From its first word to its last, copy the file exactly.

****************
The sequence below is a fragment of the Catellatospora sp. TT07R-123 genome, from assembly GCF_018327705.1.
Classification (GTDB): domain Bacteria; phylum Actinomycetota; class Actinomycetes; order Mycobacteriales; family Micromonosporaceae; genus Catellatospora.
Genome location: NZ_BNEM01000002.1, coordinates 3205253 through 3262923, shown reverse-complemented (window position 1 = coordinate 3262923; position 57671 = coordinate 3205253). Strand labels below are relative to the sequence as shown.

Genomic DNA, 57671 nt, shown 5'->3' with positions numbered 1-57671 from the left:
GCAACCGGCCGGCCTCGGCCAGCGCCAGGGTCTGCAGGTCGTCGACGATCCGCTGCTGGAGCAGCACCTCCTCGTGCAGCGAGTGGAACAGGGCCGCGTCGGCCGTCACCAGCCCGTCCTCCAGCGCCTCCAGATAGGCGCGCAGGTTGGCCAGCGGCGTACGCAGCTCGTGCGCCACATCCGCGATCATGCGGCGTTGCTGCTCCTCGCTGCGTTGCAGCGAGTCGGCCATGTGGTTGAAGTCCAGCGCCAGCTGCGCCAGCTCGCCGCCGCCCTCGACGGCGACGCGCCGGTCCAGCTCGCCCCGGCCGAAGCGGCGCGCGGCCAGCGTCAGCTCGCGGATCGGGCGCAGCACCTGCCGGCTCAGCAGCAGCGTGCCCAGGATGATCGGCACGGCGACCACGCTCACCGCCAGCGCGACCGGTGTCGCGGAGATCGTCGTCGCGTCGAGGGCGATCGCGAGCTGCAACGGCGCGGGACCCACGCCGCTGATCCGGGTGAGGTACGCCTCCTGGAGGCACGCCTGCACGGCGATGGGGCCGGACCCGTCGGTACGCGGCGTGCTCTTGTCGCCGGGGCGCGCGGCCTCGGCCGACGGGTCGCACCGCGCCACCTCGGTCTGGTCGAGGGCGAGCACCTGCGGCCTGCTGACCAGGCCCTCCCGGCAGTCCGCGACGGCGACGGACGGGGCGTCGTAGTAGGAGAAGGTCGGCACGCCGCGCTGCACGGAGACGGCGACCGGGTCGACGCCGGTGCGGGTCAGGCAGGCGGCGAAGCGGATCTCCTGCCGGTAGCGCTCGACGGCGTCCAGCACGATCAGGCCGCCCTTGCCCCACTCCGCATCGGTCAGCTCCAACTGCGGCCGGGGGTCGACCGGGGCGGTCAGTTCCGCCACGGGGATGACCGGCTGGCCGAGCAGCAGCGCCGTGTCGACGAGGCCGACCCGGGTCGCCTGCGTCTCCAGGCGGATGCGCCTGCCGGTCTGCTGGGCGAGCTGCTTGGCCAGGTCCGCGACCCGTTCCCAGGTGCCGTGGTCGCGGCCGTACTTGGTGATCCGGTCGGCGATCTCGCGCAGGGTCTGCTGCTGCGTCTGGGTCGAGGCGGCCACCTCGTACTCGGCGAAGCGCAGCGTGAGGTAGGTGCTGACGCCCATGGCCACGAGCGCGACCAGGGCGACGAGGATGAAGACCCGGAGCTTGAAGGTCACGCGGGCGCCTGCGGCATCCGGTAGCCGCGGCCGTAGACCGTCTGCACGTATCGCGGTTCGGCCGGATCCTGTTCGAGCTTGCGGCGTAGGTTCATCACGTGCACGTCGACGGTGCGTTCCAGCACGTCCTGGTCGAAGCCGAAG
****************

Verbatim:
The sequence below is a fragment of the Catellatospora sp. TT07R-123 genome, from assembly GCF_018327705.1.
Classification (GTDB): domain Bacteria; phylum Actinomycetota; class Actinomycetes; order Mycobacteriales; family Micromonosporaceae; genus Catellatospora.
Genome location: NZ_BNEM01000002.1, coordinates 3205253 through 3262923, shown reverse-complemented (window position 1 = coordinate 3262923; position 57671 = coordinate 3205253). Strand labels below are relative to the sequence as shown.

Genomic DNA, 57671 nt, shown 5'->3' with positions numbered 1-57671 from the left:
GCAACCGGCCGGCCTCGGCCAGCGCCAGGGTCTGCAGGTCGTCGACGATCCGCTGCTGGAGCAGCACCTCCTCGTGCAGCGAGTGGAACAGGGCCGCGTCGGCCGTCACCAGCCCGTCCTCCAGCGCCTCCAGATAGGCGCGCAGGTTGGCCAGCGGCGTACGCAGCTCGTGCGCCACATCCGCGATCATGCGGCGTTGCTGCTCCTCGCTGCGTTGCAGCGAGTCGGCCATGTGGTTGAAGTCCAGCGCCAGCTGCGCCAGCTCGCCGCCGCCCTCGACGGCGACGCGCCGGTCCAGCTCGCCCCGGCCGAAGCGGCGCGCGGCCAGCGTCAGCTCGCGGATCGGGCGCAGCACCTGCCGGCTCAGCAGCAGCGTGCCCAGGATGATCGGCACGGCGACCACGCTCACCGCCAGCGCGACCGGTGTCGCGGAGATCGTCGTCGCGTCGAGGGCGATCGCGAGCTGCAACGGCGCGGGACCCACGCCGCTGATCCGGGTGAGGTACGCCTCCTGGAGGCACGCCTGCACGGCGATGGGGCCGGACCCGTCGGTACGCGGCGTGCTCTTGTCGCCGGGGCGCGCGGCCTCGGCCGACGGGTCGCACCGCGCCACCTCGGTCTGGTCGAGGGCGAGCACCTGCGGCCTGCTGACCAGGCCCTCCCGGCAGTCCGCGACGGCGACGGACGGGGCGTCGTAGTAGGAGAAGGTCGGCACGCCGCGCTGCACGGAGACGGCGACCGGGTCGACGCCGGTGCGGGTCAGGCAGGCGGCGAAGCGGATCTCCTGCCGGTAGCGCTCGACGGCGTCCAGCACGATCAGGCCGCCCTTGCCCCACTCCGCATCGGTCAGCTCCAACTGCGGCCGGGGGTCGACCGGGGCGGTCAGTTCCGCCACGGGGATGACCGGCTGGCCGAGCAGCAGCGCCGTGTCGACGAGGCCGACCCGGGTCGCCTGCGTCTCCAGGCGGATGCGCCTGCCGGTCTGCTGGGCGAGCTGCTTGGCCAGGTCCGCGACCCGTTCCCAGGTGCCGTGGTCGCGGCCGTACTTGGTGATCCGGTCGGCGATCTCGCGCAGGGTCTGCTGCTGCGTCTGGGTCGAGGCGGCCACCTCGTACTCGGCGAAGCGCAGCGTGAGGTAGGTGCTGACGCCCATGGCCACGAGCGCGACCAGGGCGACGAGGATGAAGACCCGGAGCTTGAAGGTCACGCGGGCGCCTGCGGCATCCGGTAGCCGCGGCCGTAGACCGTCTGCACGTATCGCGGTTCGGCCGGATCCTGTTCGAGCTTGCGGCGTAGGTTCATCACGTGCACGTCGACGGTGCGTTCCAGCACGTCCTGGTCGAAGCCGAAG